The stages in the foregoing paragraph were adapted from the general steps in the process design of chemical plants and petroleum refineries and follow the plan-do-check-act framework of the International Organization for Standardization.

One should take note that in all these endeavors, the application of design thinking is imperative where a wider field of view is required and external stakeholders are consulted (Bansal and MacMillan 2021). It will also be helpful to chart the business’ ecosystem and imagine the potential disruptions which could come from its various parts. Failure to have this ecosystem view is one reason why the US supply chain broke down at the onset of pandemic recovery when the demand for imported goods soared.

As Hammer (2002) mentioned, business success results from the effective performance of a well-designed and agile business processes. By putting in place such kind of business processes, companies will be prepared for system upset and they can help stabilize the system and prevent future disruptions (Bansal and MacMillan 2021). 

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References

- Agile Business Consortium. 2021. [online] Available at: https://www.agilebusiness.org/page/WhatisBusinessAgility [Accessed 9 October 2021].

- Bansal, T. and MacMillan, K., 2021. How Your Organization Can Prepare for Systems Disruptions. [online] California Management Review. Available at:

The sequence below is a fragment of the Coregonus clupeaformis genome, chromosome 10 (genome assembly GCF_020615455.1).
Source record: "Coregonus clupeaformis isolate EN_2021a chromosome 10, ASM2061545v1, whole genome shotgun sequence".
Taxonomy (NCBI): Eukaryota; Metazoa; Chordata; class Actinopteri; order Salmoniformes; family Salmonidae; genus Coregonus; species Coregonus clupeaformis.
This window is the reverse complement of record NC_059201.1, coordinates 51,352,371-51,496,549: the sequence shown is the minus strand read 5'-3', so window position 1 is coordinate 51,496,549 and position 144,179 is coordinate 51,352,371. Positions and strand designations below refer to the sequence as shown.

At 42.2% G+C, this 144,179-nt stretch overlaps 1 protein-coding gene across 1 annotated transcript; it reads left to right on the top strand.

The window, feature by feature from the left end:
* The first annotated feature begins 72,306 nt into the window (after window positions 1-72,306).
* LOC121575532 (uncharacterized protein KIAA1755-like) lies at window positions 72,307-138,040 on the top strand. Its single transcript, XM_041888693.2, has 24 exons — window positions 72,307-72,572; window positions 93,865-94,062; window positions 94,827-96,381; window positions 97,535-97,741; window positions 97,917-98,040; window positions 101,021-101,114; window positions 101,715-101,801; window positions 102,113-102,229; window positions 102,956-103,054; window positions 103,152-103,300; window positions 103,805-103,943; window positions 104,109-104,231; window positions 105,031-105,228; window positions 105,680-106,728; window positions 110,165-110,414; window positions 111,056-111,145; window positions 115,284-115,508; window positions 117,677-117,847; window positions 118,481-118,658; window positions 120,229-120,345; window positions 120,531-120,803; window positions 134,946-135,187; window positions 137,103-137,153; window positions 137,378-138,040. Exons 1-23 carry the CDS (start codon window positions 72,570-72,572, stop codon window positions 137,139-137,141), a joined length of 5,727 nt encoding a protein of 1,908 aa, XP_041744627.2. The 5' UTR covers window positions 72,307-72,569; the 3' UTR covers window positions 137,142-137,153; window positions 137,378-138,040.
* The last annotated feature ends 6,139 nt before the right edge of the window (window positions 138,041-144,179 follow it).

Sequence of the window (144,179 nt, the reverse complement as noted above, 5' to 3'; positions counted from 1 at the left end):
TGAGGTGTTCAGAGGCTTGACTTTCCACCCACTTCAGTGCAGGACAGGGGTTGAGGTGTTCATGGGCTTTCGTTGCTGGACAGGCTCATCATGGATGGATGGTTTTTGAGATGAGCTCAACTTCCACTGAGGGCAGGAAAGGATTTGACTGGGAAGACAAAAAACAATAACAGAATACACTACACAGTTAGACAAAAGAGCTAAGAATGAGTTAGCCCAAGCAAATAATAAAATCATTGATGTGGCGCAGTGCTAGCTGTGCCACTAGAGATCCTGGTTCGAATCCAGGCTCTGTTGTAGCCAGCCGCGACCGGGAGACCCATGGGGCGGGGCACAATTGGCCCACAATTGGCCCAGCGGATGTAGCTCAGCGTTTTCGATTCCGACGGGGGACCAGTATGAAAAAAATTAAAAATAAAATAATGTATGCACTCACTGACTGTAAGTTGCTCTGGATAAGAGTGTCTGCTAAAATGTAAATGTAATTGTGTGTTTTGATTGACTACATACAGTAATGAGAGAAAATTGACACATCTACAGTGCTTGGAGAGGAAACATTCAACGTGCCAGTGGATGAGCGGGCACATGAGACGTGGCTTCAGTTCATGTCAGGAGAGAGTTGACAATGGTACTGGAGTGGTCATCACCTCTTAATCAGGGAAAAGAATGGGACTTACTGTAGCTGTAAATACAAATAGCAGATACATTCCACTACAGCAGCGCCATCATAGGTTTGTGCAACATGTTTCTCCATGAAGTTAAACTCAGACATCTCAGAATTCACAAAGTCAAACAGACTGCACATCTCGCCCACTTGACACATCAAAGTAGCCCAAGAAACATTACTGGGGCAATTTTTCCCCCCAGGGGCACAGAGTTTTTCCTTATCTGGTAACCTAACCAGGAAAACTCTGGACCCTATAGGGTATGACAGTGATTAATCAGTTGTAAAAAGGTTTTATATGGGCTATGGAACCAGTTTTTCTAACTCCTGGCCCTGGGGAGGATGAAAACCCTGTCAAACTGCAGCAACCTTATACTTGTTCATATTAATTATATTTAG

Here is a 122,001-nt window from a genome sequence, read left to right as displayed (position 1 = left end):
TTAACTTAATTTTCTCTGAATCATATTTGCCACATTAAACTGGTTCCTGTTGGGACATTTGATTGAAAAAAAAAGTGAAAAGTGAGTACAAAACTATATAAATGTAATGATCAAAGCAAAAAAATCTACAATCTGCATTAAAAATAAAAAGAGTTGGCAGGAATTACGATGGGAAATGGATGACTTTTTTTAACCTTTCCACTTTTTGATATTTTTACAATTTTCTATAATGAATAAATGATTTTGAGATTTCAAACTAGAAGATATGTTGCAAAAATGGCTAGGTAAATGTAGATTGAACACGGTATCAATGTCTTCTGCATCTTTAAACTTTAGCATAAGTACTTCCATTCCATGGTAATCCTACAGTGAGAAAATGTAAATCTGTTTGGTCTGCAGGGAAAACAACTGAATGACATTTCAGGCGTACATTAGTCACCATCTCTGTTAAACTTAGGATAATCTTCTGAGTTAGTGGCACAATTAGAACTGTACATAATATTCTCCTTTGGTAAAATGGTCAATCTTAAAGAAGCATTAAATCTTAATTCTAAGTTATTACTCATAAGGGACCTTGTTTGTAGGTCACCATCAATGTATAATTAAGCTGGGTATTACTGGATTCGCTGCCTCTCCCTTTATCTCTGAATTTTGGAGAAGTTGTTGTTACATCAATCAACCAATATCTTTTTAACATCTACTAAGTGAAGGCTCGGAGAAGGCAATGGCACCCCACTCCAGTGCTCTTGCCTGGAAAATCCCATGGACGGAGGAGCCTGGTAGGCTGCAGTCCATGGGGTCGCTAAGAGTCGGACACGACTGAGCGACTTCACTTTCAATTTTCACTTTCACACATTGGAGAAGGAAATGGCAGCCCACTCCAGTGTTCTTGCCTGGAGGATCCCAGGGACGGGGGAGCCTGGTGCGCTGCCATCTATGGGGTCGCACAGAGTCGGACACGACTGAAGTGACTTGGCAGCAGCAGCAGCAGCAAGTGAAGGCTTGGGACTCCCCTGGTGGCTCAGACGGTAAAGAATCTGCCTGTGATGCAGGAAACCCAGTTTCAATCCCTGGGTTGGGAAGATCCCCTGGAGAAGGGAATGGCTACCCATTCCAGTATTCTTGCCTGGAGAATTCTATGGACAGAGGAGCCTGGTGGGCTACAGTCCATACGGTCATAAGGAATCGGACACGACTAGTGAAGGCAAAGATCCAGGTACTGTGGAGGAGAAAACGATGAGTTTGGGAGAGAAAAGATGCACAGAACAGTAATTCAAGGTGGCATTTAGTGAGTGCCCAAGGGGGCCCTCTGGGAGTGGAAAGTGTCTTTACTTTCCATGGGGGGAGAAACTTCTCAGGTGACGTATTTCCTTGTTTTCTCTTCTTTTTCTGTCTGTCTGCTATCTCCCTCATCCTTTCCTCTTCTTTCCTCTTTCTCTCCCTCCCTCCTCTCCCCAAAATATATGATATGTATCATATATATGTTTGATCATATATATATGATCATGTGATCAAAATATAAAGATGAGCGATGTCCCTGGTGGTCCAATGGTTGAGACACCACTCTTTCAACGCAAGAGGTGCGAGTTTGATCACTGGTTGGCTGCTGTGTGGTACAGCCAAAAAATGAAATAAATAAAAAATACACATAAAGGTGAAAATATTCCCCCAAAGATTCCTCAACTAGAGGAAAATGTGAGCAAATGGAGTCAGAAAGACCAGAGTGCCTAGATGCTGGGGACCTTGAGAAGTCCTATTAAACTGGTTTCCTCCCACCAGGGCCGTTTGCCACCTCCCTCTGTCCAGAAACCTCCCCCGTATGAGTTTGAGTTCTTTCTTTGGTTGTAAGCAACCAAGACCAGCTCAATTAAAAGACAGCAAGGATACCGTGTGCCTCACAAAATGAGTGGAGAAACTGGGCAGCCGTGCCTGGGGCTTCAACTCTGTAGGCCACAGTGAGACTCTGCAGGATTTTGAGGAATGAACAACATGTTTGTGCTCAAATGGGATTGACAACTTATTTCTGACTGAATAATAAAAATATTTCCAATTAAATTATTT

https://cmr.berkeley.edu/2021/03/how-your-organization-can-prepare-for-systems-disruptions/?fbclid=IwAR17ue8SBUCZ5YaLrFOWL_vkjf2MOG551WRLEp9QbNJsYH0Xk2gskTY028c [Accessed 15 October 2021].

- Chountalas, P and Lagodimos, A 2012, Volume of Essays in Honour of Prof. S. Karvounis, University of Piraeus, Piraeus.

- Davenport, T. and Brain, D., 2018. Before Automating Your Company’s Processes, Find Ways to Improve Them. [online] Harvard Business Review. Available at:

https://hbr.org/2018/06/before-automating-your-companys-processes-find-ways-to-improve-them [Accessed 24 October 2021].

- Hammer, M., 2002. Process Management and the Future of Six Sigma. [online] MIT Sloan Management Review. Available at:

https://sloanreview.mit.edu/article/process-management-and-the-future-of-six-sigma/ [Accessed 9 October 2021].

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[Photo credit: Sikov, from Adobe Stock]

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Jed M. Bellen is the Chief Executive Officer and Founder of Bellen Management Consulting, O.P.C. based in Bacacay, Albay, Philippines. His specializations are on Business Process Management, Strategy, and Project Management. The clients he has helped to date are artist, educational institution, broadcast and print media, and a religious store. He is a Project Management Professional, a Stanford Certified Project Manager, an MBA from Asian Institute of Management (2011) and a licensed Chemical Engineer (BS Chemical Engineering, Bicol University, 2005). He can be reached via jed.bellen@bellenmc.com.